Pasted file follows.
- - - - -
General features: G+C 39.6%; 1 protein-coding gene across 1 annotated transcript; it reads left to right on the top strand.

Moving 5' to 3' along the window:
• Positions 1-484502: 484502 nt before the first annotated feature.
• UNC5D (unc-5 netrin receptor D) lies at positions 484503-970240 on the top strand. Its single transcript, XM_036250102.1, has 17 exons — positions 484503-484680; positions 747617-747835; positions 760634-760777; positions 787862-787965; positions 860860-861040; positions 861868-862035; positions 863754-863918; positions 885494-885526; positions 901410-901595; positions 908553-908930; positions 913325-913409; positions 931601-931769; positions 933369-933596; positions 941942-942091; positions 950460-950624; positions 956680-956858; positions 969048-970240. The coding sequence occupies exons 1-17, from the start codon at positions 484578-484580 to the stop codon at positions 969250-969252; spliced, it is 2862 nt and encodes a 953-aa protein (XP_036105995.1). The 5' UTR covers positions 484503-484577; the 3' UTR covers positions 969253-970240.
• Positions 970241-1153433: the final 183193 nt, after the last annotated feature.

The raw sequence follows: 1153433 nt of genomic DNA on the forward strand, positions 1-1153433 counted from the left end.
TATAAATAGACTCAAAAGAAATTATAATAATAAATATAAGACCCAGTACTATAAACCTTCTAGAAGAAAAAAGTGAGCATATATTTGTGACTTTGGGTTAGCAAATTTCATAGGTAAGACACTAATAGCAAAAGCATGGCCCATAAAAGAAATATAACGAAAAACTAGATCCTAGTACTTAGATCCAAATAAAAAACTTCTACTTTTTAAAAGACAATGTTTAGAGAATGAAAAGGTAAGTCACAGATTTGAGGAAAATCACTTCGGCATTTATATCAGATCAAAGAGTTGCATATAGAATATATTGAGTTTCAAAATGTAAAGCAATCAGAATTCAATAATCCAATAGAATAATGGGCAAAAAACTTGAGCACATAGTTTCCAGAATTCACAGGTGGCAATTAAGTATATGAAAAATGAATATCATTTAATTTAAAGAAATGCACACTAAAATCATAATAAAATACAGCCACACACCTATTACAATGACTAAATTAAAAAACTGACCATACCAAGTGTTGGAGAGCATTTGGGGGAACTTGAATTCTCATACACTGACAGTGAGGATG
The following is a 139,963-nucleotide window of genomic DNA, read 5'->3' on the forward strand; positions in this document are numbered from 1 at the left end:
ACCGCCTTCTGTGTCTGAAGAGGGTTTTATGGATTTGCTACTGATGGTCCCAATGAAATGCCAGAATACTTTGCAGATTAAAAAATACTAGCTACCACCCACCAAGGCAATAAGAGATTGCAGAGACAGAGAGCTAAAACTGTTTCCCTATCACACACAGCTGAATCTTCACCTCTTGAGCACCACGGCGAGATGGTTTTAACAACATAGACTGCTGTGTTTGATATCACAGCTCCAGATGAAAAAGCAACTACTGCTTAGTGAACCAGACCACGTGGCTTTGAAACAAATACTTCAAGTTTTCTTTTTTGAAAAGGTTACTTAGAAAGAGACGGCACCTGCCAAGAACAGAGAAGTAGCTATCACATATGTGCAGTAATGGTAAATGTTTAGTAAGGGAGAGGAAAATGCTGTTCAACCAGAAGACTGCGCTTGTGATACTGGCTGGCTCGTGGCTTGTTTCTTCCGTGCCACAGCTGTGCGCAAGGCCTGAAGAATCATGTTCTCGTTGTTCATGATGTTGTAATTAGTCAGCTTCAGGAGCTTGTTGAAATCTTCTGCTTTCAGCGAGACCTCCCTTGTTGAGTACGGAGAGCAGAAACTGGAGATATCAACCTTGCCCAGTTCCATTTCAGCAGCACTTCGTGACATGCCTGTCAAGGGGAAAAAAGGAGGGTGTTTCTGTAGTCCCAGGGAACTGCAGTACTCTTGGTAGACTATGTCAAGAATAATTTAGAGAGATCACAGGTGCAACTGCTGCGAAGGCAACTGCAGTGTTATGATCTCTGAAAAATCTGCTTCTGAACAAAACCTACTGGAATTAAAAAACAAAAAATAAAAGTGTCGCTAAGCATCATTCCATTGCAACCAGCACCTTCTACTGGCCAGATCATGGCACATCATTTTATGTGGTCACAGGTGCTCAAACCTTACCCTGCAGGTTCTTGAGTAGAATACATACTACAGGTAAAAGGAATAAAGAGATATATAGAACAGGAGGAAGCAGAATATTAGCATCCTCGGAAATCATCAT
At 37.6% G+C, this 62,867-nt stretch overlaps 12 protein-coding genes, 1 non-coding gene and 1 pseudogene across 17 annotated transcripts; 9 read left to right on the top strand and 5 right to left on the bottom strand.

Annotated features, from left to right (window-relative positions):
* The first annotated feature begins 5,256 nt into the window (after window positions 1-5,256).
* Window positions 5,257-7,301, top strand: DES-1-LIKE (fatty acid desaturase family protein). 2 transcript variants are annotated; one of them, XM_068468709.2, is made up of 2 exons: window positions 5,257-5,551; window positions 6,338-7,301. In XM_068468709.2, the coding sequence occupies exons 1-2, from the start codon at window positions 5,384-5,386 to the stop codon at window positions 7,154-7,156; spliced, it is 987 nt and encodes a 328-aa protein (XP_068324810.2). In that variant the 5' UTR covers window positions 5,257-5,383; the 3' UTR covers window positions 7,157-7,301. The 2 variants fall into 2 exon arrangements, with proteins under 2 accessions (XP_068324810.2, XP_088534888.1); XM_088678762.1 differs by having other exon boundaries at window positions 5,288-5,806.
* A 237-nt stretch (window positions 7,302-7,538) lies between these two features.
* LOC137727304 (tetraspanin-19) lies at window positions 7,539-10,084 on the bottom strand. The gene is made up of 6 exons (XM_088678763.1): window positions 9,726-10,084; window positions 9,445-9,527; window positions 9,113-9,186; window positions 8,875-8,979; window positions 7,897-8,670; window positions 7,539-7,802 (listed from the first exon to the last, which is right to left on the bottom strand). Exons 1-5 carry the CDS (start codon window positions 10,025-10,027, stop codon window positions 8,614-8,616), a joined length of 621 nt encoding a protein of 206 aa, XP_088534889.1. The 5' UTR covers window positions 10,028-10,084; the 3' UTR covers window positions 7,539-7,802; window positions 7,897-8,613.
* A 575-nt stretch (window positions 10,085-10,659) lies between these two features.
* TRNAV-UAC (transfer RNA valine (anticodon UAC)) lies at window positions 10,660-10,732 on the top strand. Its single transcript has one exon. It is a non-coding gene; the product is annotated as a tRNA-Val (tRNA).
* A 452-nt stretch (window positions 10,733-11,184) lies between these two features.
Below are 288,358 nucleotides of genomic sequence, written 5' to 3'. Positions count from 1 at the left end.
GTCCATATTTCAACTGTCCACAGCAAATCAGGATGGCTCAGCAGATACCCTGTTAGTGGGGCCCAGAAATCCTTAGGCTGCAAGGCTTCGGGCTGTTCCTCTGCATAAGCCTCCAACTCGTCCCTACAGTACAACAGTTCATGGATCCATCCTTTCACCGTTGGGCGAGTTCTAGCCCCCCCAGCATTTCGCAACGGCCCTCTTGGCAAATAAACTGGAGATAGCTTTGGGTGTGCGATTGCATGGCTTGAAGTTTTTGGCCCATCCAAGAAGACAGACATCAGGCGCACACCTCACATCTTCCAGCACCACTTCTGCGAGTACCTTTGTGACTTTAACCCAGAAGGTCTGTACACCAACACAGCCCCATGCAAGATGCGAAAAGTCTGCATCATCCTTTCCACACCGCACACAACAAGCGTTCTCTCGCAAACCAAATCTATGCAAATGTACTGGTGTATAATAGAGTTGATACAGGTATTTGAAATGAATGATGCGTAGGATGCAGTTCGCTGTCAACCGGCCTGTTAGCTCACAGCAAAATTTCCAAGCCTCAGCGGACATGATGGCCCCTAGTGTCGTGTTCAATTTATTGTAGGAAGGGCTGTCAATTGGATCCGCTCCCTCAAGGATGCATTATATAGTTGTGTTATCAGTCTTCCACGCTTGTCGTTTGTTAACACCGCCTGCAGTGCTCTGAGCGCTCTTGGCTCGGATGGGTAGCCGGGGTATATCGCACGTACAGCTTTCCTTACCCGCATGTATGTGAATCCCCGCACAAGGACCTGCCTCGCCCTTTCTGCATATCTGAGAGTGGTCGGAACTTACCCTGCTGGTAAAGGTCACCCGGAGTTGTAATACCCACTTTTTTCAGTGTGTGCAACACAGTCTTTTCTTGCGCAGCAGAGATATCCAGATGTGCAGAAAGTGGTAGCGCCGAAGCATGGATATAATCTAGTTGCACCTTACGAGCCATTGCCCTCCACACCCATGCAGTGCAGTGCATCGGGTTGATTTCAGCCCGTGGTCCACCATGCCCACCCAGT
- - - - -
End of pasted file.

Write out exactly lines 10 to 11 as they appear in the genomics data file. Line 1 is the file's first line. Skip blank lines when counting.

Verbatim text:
At 37.6% G+C, this 62,867-nt stretch overlaps 12 protein-coding genes, 1 non-coding gene and 1 pseudogene across 17 annotated transcripts; 9 read left to right on the top strand and 5 right to left on the bottom strand.

Annotated features, from left to right (window-relative positions):